The perianth is not divided sharply into calyx and corolla, although the outer floral leaves are usually sepal-like and the inner ones are true petals. In one great division of the family including Opuntia, which has been named Rotatiflorae, the perianth is more or less wheel-shaped or widely spreading (Fig. 719); in the other division, Tubuliflorae, to which Cereus belongs, the floral leaves form a tube, often remarkably long and slender, and crowned with a spreading limb. The floral leaves are not arranged in definite series but somewhat like those of a water-lily, the scale-like lower or outer leaves gradually becoming broad and petaloid as they approach the center (Fig 720). In all cases the perianth crowns the ovary, and sometimes persists after withering on the apex of the fruit (Fig. 721). The stamens are very numerous and are inserted on the petals or perianth-tube
(Fig, 722). The single style is longer and stouter than the slender filaments, and usually terminates into a radially divided stigma (Fig, 723). Sometimes the stigma is conspicuously colored and issues star-like from the center of the mass of stamens, as in the genus Echinocereus, in which the emerald-green star contrasts prettily with the golden-yellow or orange-colored stamens, rising from a rosette of rose-purple petals (Fig. 724). The ovary (Fig. 723), although formed of several carpels, is 1-celled. The placentae are parietal, bearing an indefinite number of ovules, the stalks of which (funiculi) become fleshy as the seeds develop and form a sugary pulp around the seeds.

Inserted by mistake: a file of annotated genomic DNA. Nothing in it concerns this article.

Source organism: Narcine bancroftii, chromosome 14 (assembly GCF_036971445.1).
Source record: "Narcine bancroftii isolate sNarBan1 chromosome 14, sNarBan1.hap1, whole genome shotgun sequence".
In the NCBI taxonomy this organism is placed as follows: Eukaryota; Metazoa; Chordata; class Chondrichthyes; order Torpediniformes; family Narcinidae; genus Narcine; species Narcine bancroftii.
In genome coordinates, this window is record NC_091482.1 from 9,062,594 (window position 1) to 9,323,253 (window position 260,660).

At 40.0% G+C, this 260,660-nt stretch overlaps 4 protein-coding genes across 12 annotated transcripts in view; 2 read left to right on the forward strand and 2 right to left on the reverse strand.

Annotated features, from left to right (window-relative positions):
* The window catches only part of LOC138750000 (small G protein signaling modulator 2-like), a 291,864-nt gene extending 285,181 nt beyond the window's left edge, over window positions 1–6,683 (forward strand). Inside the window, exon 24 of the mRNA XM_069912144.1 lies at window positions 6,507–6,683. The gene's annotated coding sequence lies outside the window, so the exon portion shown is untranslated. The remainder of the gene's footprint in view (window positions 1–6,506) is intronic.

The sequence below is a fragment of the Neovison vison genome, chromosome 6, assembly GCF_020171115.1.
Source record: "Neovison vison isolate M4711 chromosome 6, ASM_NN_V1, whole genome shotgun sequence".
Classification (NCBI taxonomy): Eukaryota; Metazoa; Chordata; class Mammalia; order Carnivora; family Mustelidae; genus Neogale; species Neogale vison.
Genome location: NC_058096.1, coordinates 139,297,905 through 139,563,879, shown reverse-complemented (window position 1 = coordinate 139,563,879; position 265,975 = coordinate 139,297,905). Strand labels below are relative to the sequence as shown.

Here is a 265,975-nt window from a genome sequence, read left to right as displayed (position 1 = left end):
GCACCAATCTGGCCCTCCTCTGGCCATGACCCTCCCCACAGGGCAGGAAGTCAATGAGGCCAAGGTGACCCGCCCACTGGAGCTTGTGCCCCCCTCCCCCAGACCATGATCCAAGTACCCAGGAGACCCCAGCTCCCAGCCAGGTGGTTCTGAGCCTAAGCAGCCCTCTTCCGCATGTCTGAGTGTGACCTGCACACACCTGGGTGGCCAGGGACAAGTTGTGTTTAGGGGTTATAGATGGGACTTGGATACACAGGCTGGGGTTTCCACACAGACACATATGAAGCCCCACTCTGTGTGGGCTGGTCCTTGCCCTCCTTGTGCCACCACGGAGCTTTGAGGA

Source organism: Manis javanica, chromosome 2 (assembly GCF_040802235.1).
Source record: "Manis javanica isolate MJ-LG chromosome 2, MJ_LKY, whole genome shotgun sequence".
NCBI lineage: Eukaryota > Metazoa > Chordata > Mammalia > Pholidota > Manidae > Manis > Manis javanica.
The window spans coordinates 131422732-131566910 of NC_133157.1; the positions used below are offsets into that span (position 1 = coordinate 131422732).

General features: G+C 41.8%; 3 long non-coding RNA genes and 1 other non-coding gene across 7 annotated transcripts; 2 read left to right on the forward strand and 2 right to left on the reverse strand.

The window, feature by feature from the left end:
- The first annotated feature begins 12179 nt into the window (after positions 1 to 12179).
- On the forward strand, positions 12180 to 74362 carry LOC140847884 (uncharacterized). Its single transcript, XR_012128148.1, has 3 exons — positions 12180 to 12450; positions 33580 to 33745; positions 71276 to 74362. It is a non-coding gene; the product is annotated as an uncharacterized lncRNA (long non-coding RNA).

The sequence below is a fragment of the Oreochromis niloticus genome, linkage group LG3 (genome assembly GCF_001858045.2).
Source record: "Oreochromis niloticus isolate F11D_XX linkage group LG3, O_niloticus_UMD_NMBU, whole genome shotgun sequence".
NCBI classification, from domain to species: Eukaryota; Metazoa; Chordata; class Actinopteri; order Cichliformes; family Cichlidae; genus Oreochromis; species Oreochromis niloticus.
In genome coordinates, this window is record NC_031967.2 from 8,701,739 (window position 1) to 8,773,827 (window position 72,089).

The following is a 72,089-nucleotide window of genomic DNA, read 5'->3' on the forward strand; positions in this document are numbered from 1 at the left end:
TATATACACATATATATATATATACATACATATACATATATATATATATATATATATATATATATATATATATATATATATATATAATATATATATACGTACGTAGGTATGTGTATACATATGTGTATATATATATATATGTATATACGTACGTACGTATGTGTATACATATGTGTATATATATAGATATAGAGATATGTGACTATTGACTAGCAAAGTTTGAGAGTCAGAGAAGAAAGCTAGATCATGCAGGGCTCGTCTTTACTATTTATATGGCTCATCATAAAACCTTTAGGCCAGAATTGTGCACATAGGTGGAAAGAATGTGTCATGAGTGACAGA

Fig. 718. Extreme condensation of the plant body. - Pelecyphora aselliformis. (Nat. Size.)
Fig. 721. Cephalocereus fruit.
Fig. 722. Echinocactus flower, showing insertion of stamens.
Fig. 723. Opuntia flower, showing styles and ovary.
The fruits of the Cactaceae are variable in form. That of the leafy Pereskia is apple-shaped and bears a number of leaf-like bracts on the skin (Fig. 725), on which account the fruit of P. aculeata is called blad-appel, or leaf-apple, in the Dutch colonies, while in the British West Indies it is known as Barbados gooseberry and is made into tarts and sauces like real gooseberries. In some of the pereskiopses, the fruit is elongated and shaped like a prickly pear, with watery rind and seeds covered with cottony hairs. In Opuntia and Nopalea the fruit is commonly called prickly pear, or tuna (by the ancient Aztecs, nochtli). These fruits bear small fleshy leaves at first, like the flattened pads of the plants, and when the leaves fall off the areoles persist armed with the irritating sharp-barbed glochidia described above (Figs. 717 and 726). Many species allied to the genus Cereus bear edible fruits, usually called pita-hayas. Those of the tall columnar cardones (Lemaireo-cereus) are covered with easily detachable tufts of wool and spines but never bear glochidia. Those of Cephalo-cereus (Fig. 721) are spineless.